Introducing Lisa Suter, MD, of Rheumatology, Allergy & Immunology.
What does diversity, equity, and inclusion mean to you personally?
To me, equity is a fundamental aspect of high-quality healthcare (as others have noted, there is no quality without equity and no equity without quality). I have devoted most of my academic medical career to quality measurement. Therefore, equity and the elimination of healthcare disparities are a central focus for me in the second half of my career. Also, as a woman who has experienced gender bias but also as a white, upper middle-class person who has experienced privilege and directly benefited from sponsorship in my career, I feel a deep personal commitment to ‘pay forward’ the best parts of my experience and knowledge; to apply continuous improvement principles not only to my patient care but also to my interactions with my peers and co-workers; and to help Yale be the best learning environment and medical center for all people it can possibly be.
Why do you value diversity?
It is way more fun and interesting, not to mention a diversity of experiences, skills, and perspectives enables higher quality work and better solutions. And diversity can produce these benefits more efficiently due to the early involvement of different perspectives, compared to work accomplished without diverse input.
Why should an academic setting be equal and inclusive?
Yale is not just any academic setting. It is an international leader in clinical care, research, and education. We cannot maintain or advance our position without also ensuring equity and inclusiveness for all our faculty, staff, trainees, and patients.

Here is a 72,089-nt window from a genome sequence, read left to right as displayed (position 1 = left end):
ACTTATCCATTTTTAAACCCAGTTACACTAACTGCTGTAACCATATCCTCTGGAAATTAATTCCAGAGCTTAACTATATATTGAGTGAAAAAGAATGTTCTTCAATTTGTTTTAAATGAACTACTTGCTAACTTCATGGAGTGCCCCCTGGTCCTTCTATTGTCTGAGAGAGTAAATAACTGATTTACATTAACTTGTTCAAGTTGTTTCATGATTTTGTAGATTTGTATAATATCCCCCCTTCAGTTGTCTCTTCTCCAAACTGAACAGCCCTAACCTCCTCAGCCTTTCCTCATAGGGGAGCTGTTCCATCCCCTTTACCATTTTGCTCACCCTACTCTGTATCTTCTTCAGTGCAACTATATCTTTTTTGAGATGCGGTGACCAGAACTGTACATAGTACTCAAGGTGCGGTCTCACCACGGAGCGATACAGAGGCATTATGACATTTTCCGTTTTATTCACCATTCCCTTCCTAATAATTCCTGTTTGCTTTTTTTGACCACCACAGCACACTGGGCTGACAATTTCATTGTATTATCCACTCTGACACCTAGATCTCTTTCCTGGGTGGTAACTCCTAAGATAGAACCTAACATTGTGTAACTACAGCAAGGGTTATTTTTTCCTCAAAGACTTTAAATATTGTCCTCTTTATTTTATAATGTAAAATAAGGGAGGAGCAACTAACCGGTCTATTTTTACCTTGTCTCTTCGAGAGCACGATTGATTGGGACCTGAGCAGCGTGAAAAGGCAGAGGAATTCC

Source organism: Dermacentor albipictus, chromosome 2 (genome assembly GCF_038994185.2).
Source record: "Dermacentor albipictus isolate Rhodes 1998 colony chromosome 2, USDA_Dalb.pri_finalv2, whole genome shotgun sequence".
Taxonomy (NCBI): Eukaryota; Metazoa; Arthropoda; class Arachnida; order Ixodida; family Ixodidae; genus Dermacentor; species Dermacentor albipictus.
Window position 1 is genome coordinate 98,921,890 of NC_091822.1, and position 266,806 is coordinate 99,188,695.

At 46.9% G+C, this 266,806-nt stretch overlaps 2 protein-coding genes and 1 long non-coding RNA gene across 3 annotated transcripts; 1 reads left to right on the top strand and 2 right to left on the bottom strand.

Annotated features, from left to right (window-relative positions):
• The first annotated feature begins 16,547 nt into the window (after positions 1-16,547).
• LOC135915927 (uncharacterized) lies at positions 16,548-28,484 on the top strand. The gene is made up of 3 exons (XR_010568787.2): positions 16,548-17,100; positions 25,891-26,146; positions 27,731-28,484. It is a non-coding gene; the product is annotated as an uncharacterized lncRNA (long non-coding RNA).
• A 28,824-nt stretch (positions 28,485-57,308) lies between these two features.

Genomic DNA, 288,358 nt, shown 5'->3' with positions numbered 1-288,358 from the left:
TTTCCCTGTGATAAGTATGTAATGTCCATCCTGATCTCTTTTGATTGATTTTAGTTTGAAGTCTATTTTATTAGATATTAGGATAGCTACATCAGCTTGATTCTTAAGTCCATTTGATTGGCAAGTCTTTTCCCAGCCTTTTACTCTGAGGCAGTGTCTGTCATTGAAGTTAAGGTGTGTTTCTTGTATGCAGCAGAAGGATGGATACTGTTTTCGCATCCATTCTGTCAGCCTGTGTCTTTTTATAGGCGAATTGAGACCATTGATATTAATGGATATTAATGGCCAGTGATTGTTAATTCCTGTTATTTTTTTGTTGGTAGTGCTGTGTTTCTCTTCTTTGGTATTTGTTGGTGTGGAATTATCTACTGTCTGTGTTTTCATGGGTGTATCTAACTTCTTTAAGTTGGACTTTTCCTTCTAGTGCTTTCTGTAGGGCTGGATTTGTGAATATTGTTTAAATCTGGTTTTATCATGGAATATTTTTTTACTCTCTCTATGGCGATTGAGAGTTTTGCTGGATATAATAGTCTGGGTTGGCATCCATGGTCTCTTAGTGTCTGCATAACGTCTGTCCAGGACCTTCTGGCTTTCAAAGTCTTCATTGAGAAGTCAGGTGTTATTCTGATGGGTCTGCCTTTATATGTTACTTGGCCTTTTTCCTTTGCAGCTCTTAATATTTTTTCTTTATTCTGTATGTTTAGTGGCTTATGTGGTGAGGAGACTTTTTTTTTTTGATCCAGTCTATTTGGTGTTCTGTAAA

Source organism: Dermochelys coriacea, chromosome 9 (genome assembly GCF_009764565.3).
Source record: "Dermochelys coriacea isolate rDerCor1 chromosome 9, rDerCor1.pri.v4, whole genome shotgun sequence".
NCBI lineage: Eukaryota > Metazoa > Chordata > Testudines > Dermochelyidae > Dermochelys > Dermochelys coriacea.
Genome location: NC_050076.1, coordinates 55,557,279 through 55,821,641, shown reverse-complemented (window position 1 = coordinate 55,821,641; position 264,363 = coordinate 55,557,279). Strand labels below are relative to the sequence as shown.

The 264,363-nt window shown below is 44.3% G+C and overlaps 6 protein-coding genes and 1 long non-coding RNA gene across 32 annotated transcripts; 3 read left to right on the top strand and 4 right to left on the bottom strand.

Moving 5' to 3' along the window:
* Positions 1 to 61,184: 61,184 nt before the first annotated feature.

Why are you on the diversity committee?
I asked to be the inaugural DEI Vice Chief for Rheumatology, Allergy & Immunology because I feel it is my responsibility as a senior faculty to invest my time, experience, knowledge, and influence to advance DEI work at Yale. That said, I am also excited to pass the baton to our next RAI Vice Chief of DEI in the future. This kind of position benefits from new energy and diverse viewpoints and lived experience, so I see my tenure in this role as finite.
What do you look forward to most?
I am excited to witness the fruits of the investment YSM has made to promote DEI initiatives and to hear the full spectrum of voices, perspectives, and experiences at Yale. I can’t wait to see what the future holds for Yale, reflecting this rich and inclusive vision.
What have you noticed in the department?
Discussions of DEI-related topics seem to pop up everywhere now – in Grand Rounds, on the wards, in classrooms, committee meetings, and labs. The energy generated by people invested in DEI initiatives is palpable and I am thrilled to see our department take a leadership role in creatively advance this vital work within YSM.
The Department of Internal Medicine’s Office of Diversity, Equity and Inclusion in Internal Medicine knows that diversity, equity, and inclusion is critical to our mission; aims to provide a safe, welcoming environment for people of all backgrounds results in beneficial diversity of thought; and believes that having a diverse team enhances our ability to provide excellent clinical care, research, and medical education.